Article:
The histories of baseball and country music ran in parallel tracks through most of the twentieth century. America’s sport and America’s music moved from the fringes to the mainstream, gaining exposure and building heroes, first via radio broadcasts and then on the television screen. Both evolved with American society through wartime, the Civil Rights movement, and into the age of multimillion dollar superstars. Don Cusic offers an engaging and insightful analysis that addresses race, gender, class, ethnicity, business practices and marketing, performance, media, and the cult of celebrity.
About the Author
Don Cusic is Professor of Music Business at Belmont University as well as a writer and songwriter in Nashville, Tennessee. He is the author of many books on music and popular culture including Cowboys and the Wild West and Willie Nelson: Lyrics 1957-1994.
Table of Contents
|1||The Early Years||10|
|2||Radio and Electricity||25|
|3||Country Music and Baseball in America||34|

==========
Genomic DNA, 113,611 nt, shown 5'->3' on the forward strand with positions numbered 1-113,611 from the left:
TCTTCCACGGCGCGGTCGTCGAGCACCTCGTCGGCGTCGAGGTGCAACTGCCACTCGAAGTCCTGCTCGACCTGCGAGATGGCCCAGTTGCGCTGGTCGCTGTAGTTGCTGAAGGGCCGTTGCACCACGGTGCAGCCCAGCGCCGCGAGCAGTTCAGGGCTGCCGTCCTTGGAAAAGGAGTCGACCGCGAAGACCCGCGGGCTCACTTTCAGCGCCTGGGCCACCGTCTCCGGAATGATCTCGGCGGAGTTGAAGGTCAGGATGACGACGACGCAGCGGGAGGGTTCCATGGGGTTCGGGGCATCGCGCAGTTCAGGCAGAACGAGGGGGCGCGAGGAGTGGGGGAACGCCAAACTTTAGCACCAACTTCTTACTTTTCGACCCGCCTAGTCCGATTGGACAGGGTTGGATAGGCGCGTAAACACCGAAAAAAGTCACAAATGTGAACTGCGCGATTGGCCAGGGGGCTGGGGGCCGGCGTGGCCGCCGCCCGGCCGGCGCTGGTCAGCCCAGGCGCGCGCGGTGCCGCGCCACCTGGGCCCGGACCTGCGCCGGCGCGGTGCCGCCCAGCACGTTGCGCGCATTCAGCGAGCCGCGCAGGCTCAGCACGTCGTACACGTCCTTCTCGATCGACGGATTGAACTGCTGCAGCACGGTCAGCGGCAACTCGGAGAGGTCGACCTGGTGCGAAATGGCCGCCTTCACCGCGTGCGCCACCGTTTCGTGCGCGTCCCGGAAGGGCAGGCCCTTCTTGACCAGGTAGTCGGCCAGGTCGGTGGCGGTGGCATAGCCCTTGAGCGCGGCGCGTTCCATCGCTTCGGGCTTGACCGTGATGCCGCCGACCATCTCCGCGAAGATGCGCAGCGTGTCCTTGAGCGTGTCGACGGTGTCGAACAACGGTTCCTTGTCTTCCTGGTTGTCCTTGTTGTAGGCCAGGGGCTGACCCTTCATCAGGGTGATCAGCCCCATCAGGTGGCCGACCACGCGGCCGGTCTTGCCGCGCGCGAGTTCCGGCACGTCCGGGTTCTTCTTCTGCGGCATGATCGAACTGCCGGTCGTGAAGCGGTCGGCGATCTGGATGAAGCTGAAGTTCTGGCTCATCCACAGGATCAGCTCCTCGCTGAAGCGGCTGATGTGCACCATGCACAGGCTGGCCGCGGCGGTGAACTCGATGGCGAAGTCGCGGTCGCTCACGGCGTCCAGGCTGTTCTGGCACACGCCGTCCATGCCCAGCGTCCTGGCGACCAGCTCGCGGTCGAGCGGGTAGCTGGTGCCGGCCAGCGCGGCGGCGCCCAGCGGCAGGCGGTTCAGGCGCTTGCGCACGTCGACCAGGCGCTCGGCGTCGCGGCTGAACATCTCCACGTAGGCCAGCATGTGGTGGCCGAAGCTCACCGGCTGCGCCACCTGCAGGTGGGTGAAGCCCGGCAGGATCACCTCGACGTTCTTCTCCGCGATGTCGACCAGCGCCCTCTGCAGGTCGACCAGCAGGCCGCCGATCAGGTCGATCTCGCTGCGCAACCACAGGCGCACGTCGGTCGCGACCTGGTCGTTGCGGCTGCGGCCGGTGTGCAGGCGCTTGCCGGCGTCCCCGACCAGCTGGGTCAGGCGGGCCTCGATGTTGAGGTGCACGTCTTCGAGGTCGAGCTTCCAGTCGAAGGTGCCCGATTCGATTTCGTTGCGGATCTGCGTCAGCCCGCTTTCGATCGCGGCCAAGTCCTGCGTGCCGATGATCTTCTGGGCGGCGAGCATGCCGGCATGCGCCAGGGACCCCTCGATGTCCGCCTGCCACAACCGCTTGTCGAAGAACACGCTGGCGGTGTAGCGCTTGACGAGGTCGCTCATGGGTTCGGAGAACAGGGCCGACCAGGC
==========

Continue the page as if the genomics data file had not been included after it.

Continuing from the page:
|4||War Clouds Gather||50|
|5||The World War II Years||64|
|6||After the War||75|
|8||Baseball and Country Music on TV||99|
|9||Radio in the Fifties||108|
|10||Baseball and Country Music in a Changing World||115|
|11||Baseball and Country Music's Troubled Times||120|
|12||Baseball and Country Music on TV: Stage Two||134|
Most Helpful Customer Reviews
Baseball and Country Music by Don Cusic is a well researched book with fascinating data that parallels and emerges the history of the United States. Baby Boomers may be able to relate and recall moments in history; such as civil rights, immigration, inventions (electricity, television) and womens' rights, and how they contributed to the development and popularity of baseball and country music. Many of these "performers" have become heroes due to their career statistics or song lyrics or both. I enjoyed reading this book and came to the realization that history is intertwined in areas we consider completely unrelated.